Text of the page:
Why should acne sufferers be particularly careful about wearing a sunscreen? Tanning appears to cover up redness and dry up the surface of your skin, making some blemishes fade away temporarily. In reality, tanning causes skin irritation, especially if you stay out a bit too long and burn yourself. This adds to redness and leads to peeling, both of which may later aggravate the appearance of acne. Tanning also breaks down collagen. Collagen is one of your prime defenses against wrinkles because it keeps your skin elastic. When skin loses collagen, not only are you more likely to see wrinkles but your pores may appear larger as well.

Sun Exposure for Acne Scars

Those who are dealing with discoloration or scarring from acne may be tempted to sit in the sun to “even out” the dark marks or “camouflage” them with a tan. Unfortunately, sun is the last thing your scars need. Scar tissue is different from normal skin. Scars are less resistant to ultraviolet rays and much more prone to sunburn, especially if they are fresh. Prolonged sun exposure can also permanently darken a scar, especially in people with darker skin complexions. Therefore, scars should be protected from prolonged, direct sun exposure year round, not just during the warmer summer months. Using a sunblock on your face every single day is extremely important for this reason.

A sunblock containing zinc oxide may help to prevent scarring and hyper-pigmentation with moderate acne. Additionally, some potential scarring from severe acne might also be avoided with regular use. By reducing inflammation and encouraging proper collagen growth, the skin is able to repair itself and prevent future damage. Please remember that you may be at risk for increased sun sensitivity if you’re using an acne treatments. Products such as Accutane, Retin-A, and even over-the-counter benzoyl peroxide ointments recommend avoiding sun exposure due to an increased sensitivity.

Natural Sunscreen, Antiseptic, Anti-inflammatory, Antimicrobial, Antioxidant … 

Sun blocking benefits aside, zinc oxide has mild astringent and antiseptic properties making it useful for acne and wound care. It is suggested that zinc for acne is effective because it can kill bacteria that causes red bumps during breakouts. By killing bacteria, the inflammation is reduced and pores can then be easily cleaned. It may also reduce overall inflammation and its antioxidant properties can help reduce skin damage during breakouts. Zinc oxide has been used for a number of dermatological conditions beyond acne, including infections, rosacea, pigmentary disorders (melasma), and basal cell carcinoma. [1]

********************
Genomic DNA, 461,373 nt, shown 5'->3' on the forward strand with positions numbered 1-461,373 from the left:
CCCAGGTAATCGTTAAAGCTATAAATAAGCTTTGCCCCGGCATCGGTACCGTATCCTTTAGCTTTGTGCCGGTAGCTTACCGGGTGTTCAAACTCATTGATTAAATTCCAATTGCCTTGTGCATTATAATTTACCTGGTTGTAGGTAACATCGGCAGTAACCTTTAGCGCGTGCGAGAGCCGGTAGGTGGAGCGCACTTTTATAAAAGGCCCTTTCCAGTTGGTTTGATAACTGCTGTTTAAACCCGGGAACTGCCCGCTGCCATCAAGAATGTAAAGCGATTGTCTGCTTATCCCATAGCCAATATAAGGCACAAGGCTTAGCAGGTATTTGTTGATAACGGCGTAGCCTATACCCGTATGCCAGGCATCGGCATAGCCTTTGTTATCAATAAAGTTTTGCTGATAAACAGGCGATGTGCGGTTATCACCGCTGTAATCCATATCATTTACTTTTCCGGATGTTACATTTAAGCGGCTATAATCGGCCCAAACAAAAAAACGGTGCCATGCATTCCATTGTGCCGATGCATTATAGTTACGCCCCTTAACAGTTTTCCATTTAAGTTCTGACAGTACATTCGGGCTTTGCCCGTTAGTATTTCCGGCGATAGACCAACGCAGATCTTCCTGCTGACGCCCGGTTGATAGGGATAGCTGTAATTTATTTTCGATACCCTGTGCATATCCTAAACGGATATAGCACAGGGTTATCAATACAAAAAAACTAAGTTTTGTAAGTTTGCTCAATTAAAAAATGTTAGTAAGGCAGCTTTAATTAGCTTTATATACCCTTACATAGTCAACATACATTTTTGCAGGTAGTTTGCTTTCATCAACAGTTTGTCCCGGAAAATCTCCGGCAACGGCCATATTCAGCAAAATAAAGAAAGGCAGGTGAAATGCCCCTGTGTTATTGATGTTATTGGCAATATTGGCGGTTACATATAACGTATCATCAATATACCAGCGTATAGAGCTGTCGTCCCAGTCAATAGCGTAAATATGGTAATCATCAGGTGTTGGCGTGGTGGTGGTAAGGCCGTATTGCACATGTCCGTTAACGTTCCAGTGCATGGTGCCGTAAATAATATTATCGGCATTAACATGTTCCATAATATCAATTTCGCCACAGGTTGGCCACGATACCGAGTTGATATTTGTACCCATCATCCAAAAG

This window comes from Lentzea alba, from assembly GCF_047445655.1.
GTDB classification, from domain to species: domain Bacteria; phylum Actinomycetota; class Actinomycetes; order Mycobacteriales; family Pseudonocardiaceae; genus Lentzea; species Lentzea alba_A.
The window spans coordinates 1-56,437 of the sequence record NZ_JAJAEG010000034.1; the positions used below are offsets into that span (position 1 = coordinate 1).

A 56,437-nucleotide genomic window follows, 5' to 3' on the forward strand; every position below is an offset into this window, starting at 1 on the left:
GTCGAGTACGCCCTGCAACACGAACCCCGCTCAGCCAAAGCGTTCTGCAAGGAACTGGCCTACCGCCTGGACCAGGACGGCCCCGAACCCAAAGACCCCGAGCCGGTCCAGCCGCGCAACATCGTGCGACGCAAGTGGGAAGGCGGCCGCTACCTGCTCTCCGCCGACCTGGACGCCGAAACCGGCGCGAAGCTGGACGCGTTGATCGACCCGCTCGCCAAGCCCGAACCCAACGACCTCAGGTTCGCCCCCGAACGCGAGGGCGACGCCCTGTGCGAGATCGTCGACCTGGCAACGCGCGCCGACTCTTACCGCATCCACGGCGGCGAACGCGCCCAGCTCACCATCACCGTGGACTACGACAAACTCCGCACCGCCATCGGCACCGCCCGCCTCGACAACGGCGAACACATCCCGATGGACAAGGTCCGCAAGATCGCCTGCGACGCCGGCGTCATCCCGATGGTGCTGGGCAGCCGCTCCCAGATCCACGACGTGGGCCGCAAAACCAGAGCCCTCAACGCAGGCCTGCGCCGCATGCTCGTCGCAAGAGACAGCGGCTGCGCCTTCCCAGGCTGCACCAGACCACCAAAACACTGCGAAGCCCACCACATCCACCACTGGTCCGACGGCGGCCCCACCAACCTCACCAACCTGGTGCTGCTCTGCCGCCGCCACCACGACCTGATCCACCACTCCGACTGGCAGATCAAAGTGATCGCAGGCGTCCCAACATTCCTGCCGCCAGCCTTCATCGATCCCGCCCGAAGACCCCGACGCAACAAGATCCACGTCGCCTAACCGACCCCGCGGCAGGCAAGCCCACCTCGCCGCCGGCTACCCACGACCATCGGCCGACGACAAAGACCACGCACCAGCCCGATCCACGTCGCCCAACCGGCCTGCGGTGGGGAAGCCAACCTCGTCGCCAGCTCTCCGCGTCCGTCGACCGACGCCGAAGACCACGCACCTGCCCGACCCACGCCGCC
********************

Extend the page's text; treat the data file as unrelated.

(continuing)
High SPF zinc sunscreens can feel a bit thick and chalky for daily wear on face and neck. With this in mind Botanic Organic developed Raspberry & Green Tea Daily Defense Moisturizer. We designed this formula to encourage everyday use and included 11% zinc-oxide to provide a significant physical barrier to reflect UVA/UVB rays. Our customers who suffer from blemished skin find that it helps to control oiliness and acne without feeling heavy on the skin. Additionally,vitamin and antioxidant rich oils which are good for acne, provide organic nutrients to replenish skin and guard against environmental depletion. Green tea extract and sea buckthorn oil soothe redness and promote skin cell regeneration to aid in repairing UV damage. Shea butter, raspberry seed, buriti fruit and hemp seed oils have the natural ability to absorb a spectrum of UV radiation and therefore provide an extra degree of sun protection.

Read other Botanic Organic product reviews

Simplify Your Skin Care: Double Cleansing with Botanic Organic

Summer Travel Skin Care Made Easy with Botanic Organic



Resources

1. Mrinal Gupta, et al., Zinc Therapy in Dermatology: A Review, Dermatology Research and Practice, July 10, 2014

About 

I'm a wellness professional with a Master's in Integrative Health, passionate about spreading health, happiness and personal fulfillment to as many people as possible. I have a professional background in health and wellness, dietary supplements, and nutrition, and embark every day to live a well, balanced, happy life. In being true to myself and what I seek in life, I hope to inspire others to do the same, to cultivate wellbeing in their own lives.